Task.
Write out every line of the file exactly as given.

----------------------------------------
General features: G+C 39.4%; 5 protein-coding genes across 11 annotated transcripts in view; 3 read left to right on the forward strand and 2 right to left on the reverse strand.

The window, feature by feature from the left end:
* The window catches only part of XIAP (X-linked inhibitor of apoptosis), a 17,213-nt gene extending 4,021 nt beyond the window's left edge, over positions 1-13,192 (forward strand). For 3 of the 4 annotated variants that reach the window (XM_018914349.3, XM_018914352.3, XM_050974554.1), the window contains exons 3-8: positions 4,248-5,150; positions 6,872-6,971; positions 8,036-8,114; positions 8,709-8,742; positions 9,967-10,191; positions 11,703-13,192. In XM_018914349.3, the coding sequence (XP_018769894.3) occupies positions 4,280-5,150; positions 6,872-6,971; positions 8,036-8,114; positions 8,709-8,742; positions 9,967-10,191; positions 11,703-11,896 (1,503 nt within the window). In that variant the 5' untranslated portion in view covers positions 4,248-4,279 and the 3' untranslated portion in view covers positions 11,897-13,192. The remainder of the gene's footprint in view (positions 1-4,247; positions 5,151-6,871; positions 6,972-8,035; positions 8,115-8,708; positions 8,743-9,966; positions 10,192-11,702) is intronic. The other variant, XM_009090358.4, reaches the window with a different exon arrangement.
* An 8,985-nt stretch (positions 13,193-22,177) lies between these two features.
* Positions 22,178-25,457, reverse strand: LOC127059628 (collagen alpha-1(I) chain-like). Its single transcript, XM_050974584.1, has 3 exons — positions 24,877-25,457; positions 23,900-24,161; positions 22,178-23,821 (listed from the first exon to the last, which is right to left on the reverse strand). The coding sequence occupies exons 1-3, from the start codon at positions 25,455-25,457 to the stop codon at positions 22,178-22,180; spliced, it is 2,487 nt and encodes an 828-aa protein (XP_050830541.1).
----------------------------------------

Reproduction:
General features: G+C 39.4%; 5 protein-coding genes across 11 annotated transcripts in view; 3 read left to right on the forward strand and 2 right to left on the reverse strand.

The window, feature by feature from the left end:
* The window catches only part of XIAP (X-linked inhibitor of apoptosis), a 17,213-nt gene extending 4,021 nt beyond the window's left edge, over positions 1-13,192 (forward strand). For 3 of the 4 annotated variants that reach the window (XM_018914349.3, XM_018914352.3, XM_050974554.1), the window contains exons 3-8: positions 4,248-5,150; positions 6,872-6,971; positions 8,036-8,114; positions 8,709-8,742; positions 9,967-10,191; positions 11,703-13,192. In XM_018914349.3, the coding sequence (XP_018769894.3) occupies positions 4,280-5,150; positions 6,872-6,971; positions 8,036-8,114; positions 8,709-8,742; positions 9,967-10,191; positions 11,703-11,896 (1,503 nt within the window). In that variant the 5' untranslated portion in view covers positions 4,248-4,279 and the 3' untranslated portion in view covers positions 11,897-13,192. The remainder of the gene's footprint in view (positions 1-4,247; positions 5,151-6,871; positions 6,972-8,035; positions 8,115-8,708; positions 8,743-9,966; positions 10,192-11,702) is intronic. The other variant, XM_009090358.4, reaches the window with a different exon arrangement.
* An 8,985-nt stretch (positions 13,193-22,177) lies between these two features.
* Positions 22,178-25,457, reverse strand: LOC127059628 (collagen alpha-1(I) chain-like). Its single transcript, XM_050974584.1, has 3 exons — positions 24,877-25,457; positions 23,900-24,161; positions 22,178-23,821 (listed from the first exon to the last, which is right to left on the reverse strand). The coding sequence occupies exons 1-3, from the start codon at positions 25,455-25,457 to the stop codon at positions 22,178-22,180; spliced, it is 2,487 nt and encodes an 828-aa protein (XP_050830541.1).